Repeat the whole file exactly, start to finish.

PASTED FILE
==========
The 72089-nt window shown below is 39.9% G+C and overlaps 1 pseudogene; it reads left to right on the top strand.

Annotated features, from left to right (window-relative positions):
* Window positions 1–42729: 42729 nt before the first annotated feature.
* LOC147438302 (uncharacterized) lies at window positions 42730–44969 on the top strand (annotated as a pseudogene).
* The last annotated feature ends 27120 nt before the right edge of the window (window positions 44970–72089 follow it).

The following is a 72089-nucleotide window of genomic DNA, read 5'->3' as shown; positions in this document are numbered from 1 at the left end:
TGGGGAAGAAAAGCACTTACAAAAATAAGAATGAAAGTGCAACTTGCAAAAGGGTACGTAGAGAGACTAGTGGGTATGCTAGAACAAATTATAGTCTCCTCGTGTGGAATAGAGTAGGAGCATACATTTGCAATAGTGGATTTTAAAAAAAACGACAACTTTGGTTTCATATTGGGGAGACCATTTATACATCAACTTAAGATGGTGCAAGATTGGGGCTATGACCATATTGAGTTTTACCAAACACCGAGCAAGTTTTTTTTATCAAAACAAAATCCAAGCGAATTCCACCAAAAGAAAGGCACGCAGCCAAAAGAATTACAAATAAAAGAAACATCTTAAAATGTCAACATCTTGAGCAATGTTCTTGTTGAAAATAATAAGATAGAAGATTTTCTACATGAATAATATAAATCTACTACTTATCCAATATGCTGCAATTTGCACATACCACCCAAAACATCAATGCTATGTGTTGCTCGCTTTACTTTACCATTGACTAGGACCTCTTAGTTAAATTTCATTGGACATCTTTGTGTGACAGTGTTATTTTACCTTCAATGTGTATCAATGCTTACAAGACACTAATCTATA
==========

The 72089-nt window shown below is 39.9% G+C and overlaps 1 pseudogene; it reads left to right on the top strand.

Annotated features, from left to right (window-relative positions):
* Window positions 1–42729: 42729 nt before the first annotated feature.
* LOC147438302 (uncharacterized) lies at window positions 42730–44969 on the top strand (annotated as a pseudogene).
* The last annotated feature ends 27120 nt before the right edge of the window (window positions 44970–72089 follow it).

The following is a 72089-nucleotide window of genomic DNA, read 5'->3' as shown; positions in this document are numbered from 1 at the left end:
TGGGGAAGAAAAGCACTTACAAAAATAAGAATGAAAGTGCAACTTGCAAAAGGGTACGTAGAGAGACTAGTGGGTATGCTAGAACAAATTATAGTCTCCTCGTGTGGAATAGAGTAGGAGCATACATTTGCAATAGTGGATTTTAAAAAAAACGACAACTTTGGTTTCATATTGGGGAGACCATTTATACATCAACTTAAGATGGTGCAAGATTGGGGCTATGACCATATTGAGTTTTACCAAACACCGAGCAAGTTTTTTTTATCAAAACAAAATCCAAGCGAATTCCACCAAAAGAAAGGCACGCAGCCAAAAGAATTACAAATAAAAGAAACATCTTAAAATGTCAACATCTTGAGCAATGTTCTTGTTGAAAATAATAAGATAGAAGATTTTCTACATGAATAATATAAATCTACTACTTATCCAATATGCTGCAATTTGCACATACCACCCAAAACATCAATGCTATGTGTTGCTCGCTTTACTTTACCATTGACTAGGACCTCTTAGTTAAATTTCATTGGACATCTTTGTGTGACAGTGTTATTTTACCTTCAATGTGTATCAATGCTTACAAGACACTAATCTATA